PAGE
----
The compatibility list for the X86 architecture includes a representation of modifications of the segment registers. All X86 instruction memory references are based on one of six memory segment registers: CS (code segment), DS (data segment), SS (stack segment), ES (extra data segment), FS (general purpose segment), and GS (general purpose segment). Under normal circumstances an application will not modify the segment registers. As such, code generation is by default specialized on the assumption that the segment register values remain constant. It is possible, however, for a program to modify its segment registers, in which case the corresponding segment register compatibility bit will be set, causing the translator to generate code for generalized memory accesses using the appropriate segment register's dynamic value.

An illustrative embodiment of a compatibility list for the PowerPC architecture includes representations of: (1) mangled registers; (2) link value propagation; (3) type of pending condition code flag-affecting instruction; (4) lazy propagation of condition code flag-affecting instruction parameters; (5) condition code flag value aliasing; and (6) summary overflow flag synchronization state.

The compatibility list for the PowerPC architecture includes a representation of mangled registers. In cases where the subject code contains multiple consecutive memory accesses using a subject register for the base address, the translator may translate those memory accesses using a mangled target register. In cases where subject program data is not located at the same address in target memory as it would have been in subject memory, the translator must include a target offset in every memory address calculated by the subject code. While the subject register contains the subject base address, a mangled target register contains the target address corresponding to that subject base address (i.e., subject base address+target offset). With register mangling, memory accesses can be translated more efficiently by applying the subject code offsets directly to the target base address, stored in the mangled register. By comparison, without the mangled register mechanism this scenario would require additional manipulation of the target code for each memory access, at the cost of both space and execution time. The compatibility list indicates which abstract registers if any are mangled.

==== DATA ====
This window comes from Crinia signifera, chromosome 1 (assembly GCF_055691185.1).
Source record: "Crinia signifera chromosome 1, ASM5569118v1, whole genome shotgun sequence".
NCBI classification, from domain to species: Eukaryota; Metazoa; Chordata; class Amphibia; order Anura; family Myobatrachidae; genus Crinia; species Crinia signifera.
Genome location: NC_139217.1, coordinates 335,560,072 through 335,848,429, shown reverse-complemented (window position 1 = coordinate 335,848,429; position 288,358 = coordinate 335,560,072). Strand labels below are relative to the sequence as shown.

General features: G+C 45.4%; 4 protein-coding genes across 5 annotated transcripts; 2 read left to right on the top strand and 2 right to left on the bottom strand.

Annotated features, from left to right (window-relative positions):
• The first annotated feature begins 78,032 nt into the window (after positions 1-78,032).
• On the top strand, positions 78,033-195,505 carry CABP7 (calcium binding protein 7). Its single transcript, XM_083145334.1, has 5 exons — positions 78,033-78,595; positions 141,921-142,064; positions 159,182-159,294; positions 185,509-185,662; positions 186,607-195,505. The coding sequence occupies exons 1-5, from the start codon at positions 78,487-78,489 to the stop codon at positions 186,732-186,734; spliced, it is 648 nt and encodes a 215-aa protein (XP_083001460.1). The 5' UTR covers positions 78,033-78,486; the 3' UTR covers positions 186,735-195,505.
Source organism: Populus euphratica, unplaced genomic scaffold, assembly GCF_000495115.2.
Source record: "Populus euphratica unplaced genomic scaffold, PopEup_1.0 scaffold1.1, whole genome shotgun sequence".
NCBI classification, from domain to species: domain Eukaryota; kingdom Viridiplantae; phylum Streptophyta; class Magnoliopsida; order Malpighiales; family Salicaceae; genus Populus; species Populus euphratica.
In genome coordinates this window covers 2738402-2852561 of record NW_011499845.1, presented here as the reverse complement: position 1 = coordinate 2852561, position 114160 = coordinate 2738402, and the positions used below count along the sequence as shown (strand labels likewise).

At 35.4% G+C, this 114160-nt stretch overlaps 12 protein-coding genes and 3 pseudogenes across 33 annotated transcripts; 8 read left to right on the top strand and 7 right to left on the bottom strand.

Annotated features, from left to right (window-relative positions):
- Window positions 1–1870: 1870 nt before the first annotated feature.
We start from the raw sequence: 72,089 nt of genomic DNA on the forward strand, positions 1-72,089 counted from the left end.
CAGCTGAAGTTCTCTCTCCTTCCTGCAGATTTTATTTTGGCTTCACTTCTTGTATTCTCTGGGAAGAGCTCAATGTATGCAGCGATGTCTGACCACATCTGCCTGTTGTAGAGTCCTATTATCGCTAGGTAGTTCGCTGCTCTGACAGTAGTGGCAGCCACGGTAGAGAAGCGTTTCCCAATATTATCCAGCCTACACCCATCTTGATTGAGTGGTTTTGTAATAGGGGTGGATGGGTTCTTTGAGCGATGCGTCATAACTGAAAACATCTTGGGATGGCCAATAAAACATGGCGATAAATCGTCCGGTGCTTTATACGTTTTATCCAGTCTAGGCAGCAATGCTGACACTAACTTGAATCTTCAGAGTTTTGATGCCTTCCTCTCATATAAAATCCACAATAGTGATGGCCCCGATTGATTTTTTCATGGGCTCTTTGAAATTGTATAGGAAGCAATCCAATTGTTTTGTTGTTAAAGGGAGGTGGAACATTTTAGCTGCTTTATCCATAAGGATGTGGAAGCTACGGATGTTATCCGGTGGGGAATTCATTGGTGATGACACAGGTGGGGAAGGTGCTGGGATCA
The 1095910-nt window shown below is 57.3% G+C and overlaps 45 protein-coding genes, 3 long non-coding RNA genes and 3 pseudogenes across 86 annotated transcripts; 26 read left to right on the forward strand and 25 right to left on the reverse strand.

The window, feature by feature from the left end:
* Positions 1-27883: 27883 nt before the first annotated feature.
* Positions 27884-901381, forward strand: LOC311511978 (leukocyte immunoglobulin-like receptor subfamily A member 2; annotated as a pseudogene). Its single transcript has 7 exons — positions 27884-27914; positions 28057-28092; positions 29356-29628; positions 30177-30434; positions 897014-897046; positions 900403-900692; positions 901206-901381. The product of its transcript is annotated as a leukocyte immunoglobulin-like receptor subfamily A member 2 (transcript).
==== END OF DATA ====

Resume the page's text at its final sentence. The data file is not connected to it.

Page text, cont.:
The compatibility list for the PowerPC architecture includes a representation of link value propagation. For leaf functions (i.e., functions that call no other functions), the function body may be extended (as with the extended basic block mechanism discussed above) into the call/return site. Hence, the function body and the code that follows the function's return are translated together. This is also referred to as function return specialization, because such a translation includes code from, and is therefore specialized on, the function's return site. Whether a particular block translation used link value propagation is reflected in the exit conditions. As such, when the translator encounters a block whose translation used link value propagation, it must evaluate whether the current return site will be the same as the previous return site. Functions return to the same location from which they are called, so the call site and return site are effectively the same (offset by one or two instructions). The translator can therefore determine whether the return sites are the same by comparing the respective call sites; this is equivalent to comparing the subject addresses of the respective predecessor blocks (of the function block's prior and current executions). As such, in embodiments that support link value propagation, the data associated with each basic block translation includes a reference to the predecessor block translation (or some other representation of the predecessor block's subject address).

The compatibility list for the PowerPC architecture includes representations of, for each integer and floating point condition code flag, whether the flag value is normalized or pending, and if pending the type of the pending flag-affecting instruction.

The compatibility list for the PowerPC architecture includes representations of register aliasing for flag-affecting instruction parameters (if flag-affecting instruction parameter values happen to be live in a subject register, or if the value of the second parameter is the same as the first). The compatibility list also includes representations of whether the second parameter is a small constant (i.e., an immediate instruction candidate), and if so its value.